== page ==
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Prior to his resignation in September, Shallop brought his urgent concerns to the attention of school superintendent Pamela Angelakis and Fitzgerald in an August 12 memorandum.
âI am incredibly surprised, disappointed and overwhelmed with the status of this department,â Shallop wrote. “It certainly wasn’t my expectation when I started just a few weeks ago.”
Fitzgerald worried that Shallop was wrapped on the chin.
âWith all of this, part of the responsibilities I have as a city administrator is to deal with criticism, although I think some of it is unfair,â Fitzgerald said.
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The August memorandum lists the elements that Shallop requested to do his job – from “an organizational chart of the city’s administrative and financial services” to “engaging and prioritizing the resolution of these issues and those that are. discovered “.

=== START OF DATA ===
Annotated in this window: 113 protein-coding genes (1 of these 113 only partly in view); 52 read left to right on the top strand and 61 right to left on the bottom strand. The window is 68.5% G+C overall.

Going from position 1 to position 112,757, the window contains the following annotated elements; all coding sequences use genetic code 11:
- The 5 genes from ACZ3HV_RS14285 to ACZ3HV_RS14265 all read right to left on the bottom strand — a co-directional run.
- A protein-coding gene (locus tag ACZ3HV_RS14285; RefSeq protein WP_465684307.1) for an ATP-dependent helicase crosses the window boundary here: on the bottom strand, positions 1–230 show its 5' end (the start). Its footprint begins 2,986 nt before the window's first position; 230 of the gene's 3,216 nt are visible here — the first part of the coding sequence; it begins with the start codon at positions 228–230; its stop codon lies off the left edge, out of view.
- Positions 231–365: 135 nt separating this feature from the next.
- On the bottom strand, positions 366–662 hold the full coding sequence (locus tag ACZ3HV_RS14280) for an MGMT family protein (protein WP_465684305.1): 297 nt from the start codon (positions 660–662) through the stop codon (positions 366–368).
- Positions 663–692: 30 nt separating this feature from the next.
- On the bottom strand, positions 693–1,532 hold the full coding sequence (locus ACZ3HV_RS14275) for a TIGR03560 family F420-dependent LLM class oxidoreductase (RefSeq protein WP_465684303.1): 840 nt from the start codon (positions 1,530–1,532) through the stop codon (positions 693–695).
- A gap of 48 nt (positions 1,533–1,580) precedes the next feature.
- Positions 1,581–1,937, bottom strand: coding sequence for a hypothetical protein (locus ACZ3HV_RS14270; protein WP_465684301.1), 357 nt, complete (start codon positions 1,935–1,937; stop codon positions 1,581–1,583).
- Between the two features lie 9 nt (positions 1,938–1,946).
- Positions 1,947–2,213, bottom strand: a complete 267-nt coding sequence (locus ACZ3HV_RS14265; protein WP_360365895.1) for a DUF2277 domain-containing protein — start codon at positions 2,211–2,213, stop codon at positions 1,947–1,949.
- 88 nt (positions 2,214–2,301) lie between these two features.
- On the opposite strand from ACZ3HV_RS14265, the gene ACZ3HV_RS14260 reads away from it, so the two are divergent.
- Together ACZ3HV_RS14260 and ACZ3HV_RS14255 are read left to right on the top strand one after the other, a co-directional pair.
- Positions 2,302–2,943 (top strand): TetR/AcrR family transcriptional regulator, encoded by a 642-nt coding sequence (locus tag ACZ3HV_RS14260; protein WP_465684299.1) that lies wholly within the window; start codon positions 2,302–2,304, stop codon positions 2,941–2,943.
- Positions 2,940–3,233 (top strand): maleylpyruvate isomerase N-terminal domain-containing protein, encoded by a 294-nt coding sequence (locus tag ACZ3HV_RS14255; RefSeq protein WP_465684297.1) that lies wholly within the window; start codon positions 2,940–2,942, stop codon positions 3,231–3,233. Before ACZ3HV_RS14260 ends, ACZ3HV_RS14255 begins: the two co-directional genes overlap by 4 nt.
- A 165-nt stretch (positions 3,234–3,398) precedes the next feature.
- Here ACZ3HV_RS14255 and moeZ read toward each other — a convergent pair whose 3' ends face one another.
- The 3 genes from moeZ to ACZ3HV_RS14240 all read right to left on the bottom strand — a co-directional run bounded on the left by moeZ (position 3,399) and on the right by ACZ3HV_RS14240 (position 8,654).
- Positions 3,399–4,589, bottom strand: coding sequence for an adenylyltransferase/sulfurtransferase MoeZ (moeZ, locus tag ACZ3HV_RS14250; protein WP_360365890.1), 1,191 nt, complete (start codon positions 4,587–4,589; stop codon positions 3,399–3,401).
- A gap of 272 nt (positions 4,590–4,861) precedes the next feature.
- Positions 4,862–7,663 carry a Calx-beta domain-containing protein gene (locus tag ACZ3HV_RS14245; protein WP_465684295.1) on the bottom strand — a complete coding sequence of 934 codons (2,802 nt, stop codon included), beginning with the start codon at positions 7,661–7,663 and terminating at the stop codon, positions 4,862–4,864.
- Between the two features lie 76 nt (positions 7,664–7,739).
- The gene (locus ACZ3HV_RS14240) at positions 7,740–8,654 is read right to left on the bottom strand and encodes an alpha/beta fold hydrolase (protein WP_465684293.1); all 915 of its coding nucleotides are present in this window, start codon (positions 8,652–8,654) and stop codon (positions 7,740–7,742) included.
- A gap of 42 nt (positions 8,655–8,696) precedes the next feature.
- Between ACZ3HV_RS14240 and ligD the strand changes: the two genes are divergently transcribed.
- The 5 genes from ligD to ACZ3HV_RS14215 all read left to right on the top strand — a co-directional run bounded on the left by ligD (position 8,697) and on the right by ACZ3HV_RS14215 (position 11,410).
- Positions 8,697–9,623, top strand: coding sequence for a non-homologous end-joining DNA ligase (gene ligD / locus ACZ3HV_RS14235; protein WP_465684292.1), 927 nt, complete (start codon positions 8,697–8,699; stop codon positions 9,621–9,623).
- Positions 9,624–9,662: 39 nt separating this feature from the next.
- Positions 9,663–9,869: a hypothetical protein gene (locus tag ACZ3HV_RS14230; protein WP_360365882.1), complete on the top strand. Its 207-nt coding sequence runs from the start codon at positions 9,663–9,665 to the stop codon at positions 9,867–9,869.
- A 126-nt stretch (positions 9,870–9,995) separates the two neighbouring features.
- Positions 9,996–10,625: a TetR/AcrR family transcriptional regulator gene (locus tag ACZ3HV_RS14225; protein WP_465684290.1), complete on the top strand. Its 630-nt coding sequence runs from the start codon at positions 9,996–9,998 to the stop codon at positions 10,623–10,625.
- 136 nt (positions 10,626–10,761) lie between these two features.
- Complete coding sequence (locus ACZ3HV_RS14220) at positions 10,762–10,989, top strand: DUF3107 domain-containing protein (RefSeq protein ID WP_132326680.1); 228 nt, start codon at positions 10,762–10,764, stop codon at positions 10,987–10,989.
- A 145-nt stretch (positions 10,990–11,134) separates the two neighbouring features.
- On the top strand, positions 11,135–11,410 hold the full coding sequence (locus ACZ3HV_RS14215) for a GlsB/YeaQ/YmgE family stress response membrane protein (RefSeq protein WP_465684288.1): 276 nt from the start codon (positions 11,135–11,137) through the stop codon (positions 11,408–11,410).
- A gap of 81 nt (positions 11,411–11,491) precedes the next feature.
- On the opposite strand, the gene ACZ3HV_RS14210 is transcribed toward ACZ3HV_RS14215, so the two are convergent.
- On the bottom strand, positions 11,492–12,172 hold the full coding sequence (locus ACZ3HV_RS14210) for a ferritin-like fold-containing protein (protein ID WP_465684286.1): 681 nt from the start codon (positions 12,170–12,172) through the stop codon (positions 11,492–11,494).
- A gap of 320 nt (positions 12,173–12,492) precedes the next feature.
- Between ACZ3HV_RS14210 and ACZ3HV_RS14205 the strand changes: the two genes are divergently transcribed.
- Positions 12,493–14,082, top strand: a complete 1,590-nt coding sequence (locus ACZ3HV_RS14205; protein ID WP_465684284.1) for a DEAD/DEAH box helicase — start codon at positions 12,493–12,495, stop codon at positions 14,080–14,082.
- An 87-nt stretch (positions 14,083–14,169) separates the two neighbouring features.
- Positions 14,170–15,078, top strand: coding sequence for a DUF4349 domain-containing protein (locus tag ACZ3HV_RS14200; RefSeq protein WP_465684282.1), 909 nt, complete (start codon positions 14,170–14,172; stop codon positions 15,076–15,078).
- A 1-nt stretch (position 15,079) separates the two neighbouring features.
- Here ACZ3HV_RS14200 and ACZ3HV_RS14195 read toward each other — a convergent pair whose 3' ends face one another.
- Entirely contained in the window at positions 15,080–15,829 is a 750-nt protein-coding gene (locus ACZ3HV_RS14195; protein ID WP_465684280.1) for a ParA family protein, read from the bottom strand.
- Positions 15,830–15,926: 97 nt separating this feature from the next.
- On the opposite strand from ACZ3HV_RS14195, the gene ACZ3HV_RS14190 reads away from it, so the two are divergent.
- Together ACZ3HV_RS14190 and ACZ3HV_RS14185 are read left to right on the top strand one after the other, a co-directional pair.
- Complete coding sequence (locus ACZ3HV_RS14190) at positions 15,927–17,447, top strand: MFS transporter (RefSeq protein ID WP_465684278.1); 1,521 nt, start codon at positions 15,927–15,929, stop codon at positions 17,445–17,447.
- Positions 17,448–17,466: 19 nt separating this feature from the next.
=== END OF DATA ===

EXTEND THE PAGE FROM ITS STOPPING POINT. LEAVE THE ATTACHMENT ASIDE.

Angelakis responded to the request for support, according to Shallop’s September 17 memorandum.
âIn addition to a flurry of emails on the day of the [Aug. 12] memo, I did not receive any follow-up from Mr. Fitzgerald the following week, âshe wrote. “Several important things still haven’t been delivered or addressed, including providing something as basic as my job description.”
When Shallop followed up on “substantial turnover” and “lack of attention to benefits,” she wrote, Fitzgerald played them down or “seemed not to care.”
When she told him about the Medicare rate update, she wrote, âHe’s completely changed the subject.
Members of the Swampscott Board of Selectmen did not return the Swampscott Reporter’s request for comment.